Design Expo 2014: Online Discussion - Access to Energy

This online panel discussion at 3.30 UK time on Monday 9 June will explore the following questions:

  1. What are the emerging technologies that have the potenital to transform access to energy in the future?
  2. What pricing and distribution approaches seem to be working in expanding the poor's access to energy?
  3. What should governments do to help drive access to energy, including for women and children?


Panelists include: Liz Grubin, Impact Carbon; Vincenzo Capogna, Sunny Money (Solar Aid); Sheila Oparaocha, Energia; Davinia Cogan, GVEP International; Gaurav Mehta, Dharma Life.

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This event is part of the Business Fights Poverty Design Expo 2014. Running from 9 to 13 June,  the Design Expo is an online celebration of products, services and business models transforming the lives of poor people.  The Design Expo is a collaboration with iDE UK and is being supported by the UK's Department for International Development.

The Expo will include a vibrant mix of blogs, Google Hangouts, online panel discussions, a Twitter Jam and a virtual exhibition zone. Each day we will focus on a different sector: Energy (9 June), Health (10 June), Communications (11 June), Livelihoods (including enterprise, finance and agriculture) (12 June) and Water & Sanitation (13 June).

From Monday 9 June, you will be able to access all the activities via the Design Expo landing page, www.designexpo.businessfightspoverty.org.  Participation in the Design Expo is free.  You will simply need to sign in (or sign up for free) to Business Fights Poverty.


 

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Models that utilise existing networks via FMCG companies, like Coca-cola, and mobile network operators seem to be the future of distribution. Tapping into existing transport infrastructure, such as public bus networks can also be effective. Keeping the context in mind and being adaptable is crucial.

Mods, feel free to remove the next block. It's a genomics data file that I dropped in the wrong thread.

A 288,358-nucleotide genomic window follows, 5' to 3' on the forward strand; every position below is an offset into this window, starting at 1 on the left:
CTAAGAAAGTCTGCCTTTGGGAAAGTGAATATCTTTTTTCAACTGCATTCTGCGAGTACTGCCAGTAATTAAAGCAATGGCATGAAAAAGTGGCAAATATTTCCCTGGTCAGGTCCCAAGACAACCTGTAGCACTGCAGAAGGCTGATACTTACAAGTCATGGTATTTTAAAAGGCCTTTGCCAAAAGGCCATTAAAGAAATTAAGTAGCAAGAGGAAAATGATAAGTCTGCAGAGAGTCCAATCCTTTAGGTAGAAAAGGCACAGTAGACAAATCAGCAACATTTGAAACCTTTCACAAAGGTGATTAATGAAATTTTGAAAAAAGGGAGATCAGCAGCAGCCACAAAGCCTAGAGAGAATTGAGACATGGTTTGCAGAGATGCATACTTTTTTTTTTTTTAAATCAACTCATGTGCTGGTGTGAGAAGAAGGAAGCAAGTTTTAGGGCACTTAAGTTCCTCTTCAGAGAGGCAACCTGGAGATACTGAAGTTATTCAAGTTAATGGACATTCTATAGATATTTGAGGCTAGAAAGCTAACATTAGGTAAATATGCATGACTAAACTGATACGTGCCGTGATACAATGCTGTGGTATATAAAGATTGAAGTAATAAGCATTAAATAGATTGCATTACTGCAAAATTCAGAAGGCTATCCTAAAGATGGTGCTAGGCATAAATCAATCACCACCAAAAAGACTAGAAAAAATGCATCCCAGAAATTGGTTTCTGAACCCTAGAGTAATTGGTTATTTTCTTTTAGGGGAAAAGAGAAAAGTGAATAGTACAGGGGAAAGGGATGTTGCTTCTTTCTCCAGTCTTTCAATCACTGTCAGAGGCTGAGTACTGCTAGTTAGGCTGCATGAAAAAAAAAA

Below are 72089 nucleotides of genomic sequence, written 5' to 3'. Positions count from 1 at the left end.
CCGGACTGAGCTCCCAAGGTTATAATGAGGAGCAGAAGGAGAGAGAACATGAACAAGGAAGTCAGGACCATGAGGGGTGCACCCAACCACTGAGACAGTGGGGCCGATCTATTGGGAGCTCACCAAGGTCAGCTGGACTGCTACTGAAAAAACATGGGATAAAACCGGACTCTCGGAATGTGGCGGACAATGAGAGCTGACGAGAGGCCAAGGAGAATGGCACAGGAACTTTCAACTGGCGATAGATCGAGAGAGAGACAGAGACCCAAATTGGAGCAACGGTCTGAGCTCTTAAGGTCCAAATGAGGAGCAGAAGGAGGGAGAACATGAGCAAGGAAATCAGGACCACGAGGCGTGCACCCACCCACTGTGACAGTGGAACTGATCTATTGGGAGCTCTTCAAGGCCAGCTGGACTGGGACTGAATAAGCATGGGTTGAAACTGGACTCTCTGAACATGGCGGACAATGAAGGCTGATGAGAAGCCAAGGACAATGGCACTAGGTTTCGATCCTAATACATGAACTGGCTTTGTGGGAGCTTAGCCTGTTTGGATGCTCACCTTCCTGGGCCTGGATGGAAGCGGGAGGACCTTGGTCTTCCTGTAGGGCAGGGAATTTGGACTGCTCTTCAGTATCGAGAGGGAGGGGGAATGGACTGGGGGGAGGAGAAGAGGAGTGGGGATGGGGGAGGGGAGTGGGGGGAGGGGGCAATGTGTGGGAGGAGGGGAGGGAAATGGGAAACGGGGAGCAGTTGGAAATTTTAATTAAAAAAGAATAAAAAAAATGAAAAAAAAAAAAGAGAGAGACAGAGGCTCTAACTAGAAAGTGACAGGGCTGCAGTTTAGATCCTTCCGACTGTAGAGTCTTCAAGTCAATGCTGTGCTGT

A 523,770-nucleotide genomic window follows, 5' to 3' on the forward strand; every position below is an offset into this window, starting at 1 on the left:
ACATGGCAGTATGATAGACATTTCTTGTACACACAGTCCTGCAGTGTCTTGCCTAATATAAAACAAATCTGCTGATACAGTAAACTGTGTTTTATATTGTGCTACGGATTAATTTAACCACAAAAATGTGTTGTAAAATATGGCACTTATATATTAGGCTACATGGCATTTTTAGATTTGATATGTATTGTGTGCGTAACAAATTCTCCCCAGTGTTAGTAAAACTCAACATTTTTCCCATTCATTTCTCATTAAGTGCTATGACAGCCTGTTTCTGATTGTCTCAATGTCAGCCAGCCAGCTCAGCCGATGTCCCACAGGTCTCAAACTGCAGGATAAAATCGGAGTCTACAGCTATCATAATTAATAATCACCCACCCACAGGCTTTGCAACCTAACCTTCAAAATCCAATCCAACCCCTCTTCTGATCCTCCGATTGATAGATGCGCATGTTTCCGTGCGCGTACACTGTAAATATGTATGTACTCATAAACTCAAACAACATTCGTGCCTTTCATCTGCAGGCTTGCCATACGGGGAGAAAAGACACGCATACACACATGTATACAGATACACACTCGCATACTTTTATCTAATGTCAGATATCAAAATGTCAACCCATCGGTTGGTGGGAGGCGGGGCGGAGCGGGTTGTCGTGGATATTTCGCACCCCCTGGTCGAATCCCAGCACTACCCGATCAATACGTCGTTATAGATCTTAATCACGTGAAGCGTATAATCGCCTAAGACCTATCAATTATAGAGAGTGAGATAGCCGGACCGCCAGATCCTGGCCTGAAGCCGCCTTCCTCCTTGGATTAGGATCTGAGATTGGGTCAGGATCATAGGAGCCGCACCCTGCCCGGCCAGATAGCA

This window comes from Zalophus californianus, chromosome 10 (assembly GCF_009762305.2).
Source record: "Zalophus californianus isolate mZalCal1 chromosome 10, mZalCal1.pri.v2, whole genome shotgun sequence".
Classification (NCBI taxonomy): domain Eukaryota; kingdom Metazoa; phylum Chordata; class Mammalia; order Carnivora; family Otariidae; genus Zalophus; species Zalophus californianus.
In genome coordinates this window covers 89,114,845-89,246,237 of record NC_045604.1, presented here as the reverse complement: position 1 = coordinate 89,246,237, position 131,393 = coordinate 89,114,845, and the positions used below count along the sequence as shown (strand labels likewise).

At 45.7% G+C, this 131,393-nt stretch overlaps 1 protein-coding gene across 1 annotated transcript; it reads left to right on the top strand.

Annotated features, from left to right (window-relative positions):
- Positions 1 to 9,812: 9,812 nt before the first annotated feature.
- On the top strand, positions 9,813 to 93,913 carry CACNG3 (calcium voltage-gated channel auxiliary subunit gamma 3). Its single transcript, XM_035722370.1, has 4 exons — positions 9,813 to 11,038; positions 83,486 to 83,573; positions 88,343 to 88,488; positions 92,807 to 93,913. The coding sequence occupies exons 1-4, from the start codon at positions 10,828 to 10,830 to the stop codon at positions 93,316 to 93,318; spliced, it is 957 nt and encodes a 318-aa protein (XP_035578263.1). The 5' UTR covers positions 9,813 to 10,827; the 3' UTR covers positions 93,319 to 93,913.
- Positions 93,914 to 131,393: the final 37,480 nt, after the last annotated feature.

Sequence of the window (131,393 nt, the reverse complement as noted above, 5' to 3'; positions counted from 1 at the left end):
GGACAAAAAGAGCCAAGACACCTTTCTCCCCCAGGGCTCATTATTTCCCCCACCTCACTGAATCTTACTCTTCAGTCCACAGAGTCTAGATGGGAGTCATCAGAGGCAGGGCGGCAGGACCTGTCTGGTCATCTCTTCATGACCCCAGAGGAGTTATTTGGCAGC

Hi Davinia - yes I came across that case recently.   Really fascinating. If anyone would like to learn more, here is their web address: http://www.m-kopa.com/

We create local village level entrepreneurs who promote the products and drive behaviour change in the community.

Thanks Gaurav, very interesting.  Do you have an idea of how to reach the other 90% of customers not addressed by MFIs?  

Gaurav - can you share some more detail? How do you find the entrepreneurs and what sort of support do you give them?

PRICING: Reducing the upfront cost of the product. For example: Unilever mini-doses of soap or the payments in installments of the PAYG solar lights. 

DISTRIBUTION: leveraging existing networks and local trusted salesmen in order to reach a large customer base without the need to set-up an expensive distribution network and to introduce more easily innovative solutions. for example: sunnymoney school campaign leverages the school network to promote solar lamps or  PAYG solutions leverage mobile-money to easily and cheaply collect payments.

The company is called BBOXX. From what I understand about how they operate they manufacture their products in China and distrubute them through local partners around Africa.

The markets they've entered are dependent on getting the right partner - and they've also not been afraid to go into conflict areas which has lead to them being market leaders in some locations.

To sum up - they've had to really invest in their whole supply chain; from the local shops which are not further than 25km to their clients, to the financing systems and remote monitoring of their panels to their manufacturer in China.

We engage with local NGOs and key opinion leaders to provide us leads, then run a formal selection process. Post selection we provide mentoring and ongoing support to each entrepreneurs, we have now reached more than 2000 local entrepreneurs with this model

The energy technology that has the most potential to immediately improve human health and well-being in many developing countries is relatively simple. It is the improved cooking stove would dramatically reduce the exposure to unhealthy levels of particulate pollution in many developing countries, particularly among women and children. Other sectors that offer great opportunities to reduce conventional levels of air pollutant emissions and to improve public health are transport and electricity production.

On the pricing side, payments in installments is crucial to affordability.

how important are things like training, leaving products for people to test, women vs. men in the marketing process, performance assurances etc in helping people make the purchase decision thereby increasing access?

Extremely important, without an after sales commitment and some sort of trial process in the community it is very difficult to initiate the sales process.

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